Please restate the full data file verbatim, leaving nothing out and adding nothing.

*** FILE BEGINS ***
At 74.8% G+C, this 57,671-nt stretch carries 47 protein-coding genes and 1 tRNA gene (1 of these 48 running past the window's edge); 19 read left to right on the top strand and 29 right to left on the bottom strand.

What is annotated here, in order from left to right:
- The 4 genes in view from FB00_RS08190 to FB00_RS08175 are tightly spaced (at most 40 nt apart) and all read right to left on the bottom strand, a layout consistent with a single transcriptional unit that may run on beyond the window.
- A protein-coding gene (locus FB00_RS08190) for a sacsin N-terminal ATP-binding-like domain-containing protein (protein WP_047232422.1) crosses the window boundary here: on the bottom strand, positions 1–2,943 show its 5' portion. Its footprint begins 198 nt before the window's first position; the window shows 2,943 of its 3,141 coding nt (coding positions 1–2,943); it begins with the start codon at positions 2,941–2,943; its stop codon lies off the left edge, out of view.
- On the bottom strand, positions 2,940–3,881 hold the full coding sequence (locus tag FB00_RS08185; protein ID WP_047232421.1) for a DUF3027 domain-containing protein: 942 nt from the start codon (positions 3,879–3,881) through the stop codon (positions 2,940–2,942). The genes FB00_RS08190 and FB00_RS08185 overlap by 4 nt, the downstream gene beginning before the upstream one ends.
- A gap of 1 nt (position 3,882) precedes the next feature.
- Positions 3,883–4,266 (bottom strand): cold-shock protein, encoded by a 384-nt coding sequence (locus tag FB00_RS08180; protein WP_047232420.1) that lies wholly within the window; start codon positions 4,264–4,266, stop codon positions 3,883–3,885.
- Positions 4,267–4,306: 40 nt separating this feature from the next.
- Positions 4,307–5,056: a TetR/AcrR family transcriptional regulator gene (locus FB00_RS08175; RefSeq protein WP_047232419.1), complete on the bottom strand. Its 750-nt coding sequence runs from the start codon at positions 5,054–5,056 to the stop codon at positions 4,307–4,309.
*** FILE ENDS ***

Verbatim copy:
At 74.8% G+C, this 57,671-nt stretch carries 47 protein-coding genes and 1 tRNA gene (1 of these 48 running past the window's edge); 19 read left to right on the top strand and 29 right to left on the bottom strand.

What is annotated here, in order from left to right:
- The 4 genes in view from FB00_RS08190 to FB00_RS08175 are tightly spaced (at most 40 nt apart) and all read right to left on the bottom strand, a layout consistent with a single transcriptional unit that may run on beyond the window.
- A protein-coding gene (locus FB00_RS08190) for a sacsin N-terminal ATP-binding-like domain-containing protein (protein WP_047232422.1) crosses the window boundary here: on the bottom strand, positions 1–2,943 show its 5' portion. Its footprint begins 198 nt before the window's first position; the window shows 2,943 of its 3,141 coding nt (coding positions 1–2,943); it begins with the start codon at positions 2,941–2,943; its stop codon lies off the left edge, out of view.
- On the bottom strand, positions 2,940–3,881 hold the full coding sequence (locus tag FB00_RS08185; protein ID WP_047232421.1) for a DUF3027 domain-containing protein: 942 nt from the start codon (positions 3,879–3,881) through the stop codon (positions 2,940–2,942). The genes FB00_RS08190 and FB00_RS08185 overlap by 4 nt, the downstream gene beginning before the upstream one ends.
- A gap of 1 nt (position 3,882) precedes the next feature.
- Positions 3,883–4,266 (bottom strand): cold-shock protein, encoded by a 384-nt coding sequence (locus tag FB00_RS08180; protein WP_047232420.1) that lies wholly within the window; start codon positions 4,264–4,266, stop codon positions 3,883–3,885.
- Positions 4,267–4,306: 40 nt separating this feature from the next.
- Positions 4,307–5,056: a TetR/AcrR family transcriptional regulator gene (locus FB00_RS08175; RefSeq protein WP_047232419.1), complete on the bottom strand. Its 750-nt coding sequence runs from the start codon at positions 5,054–5,056 to the stop codon at positions 4,307–4,309.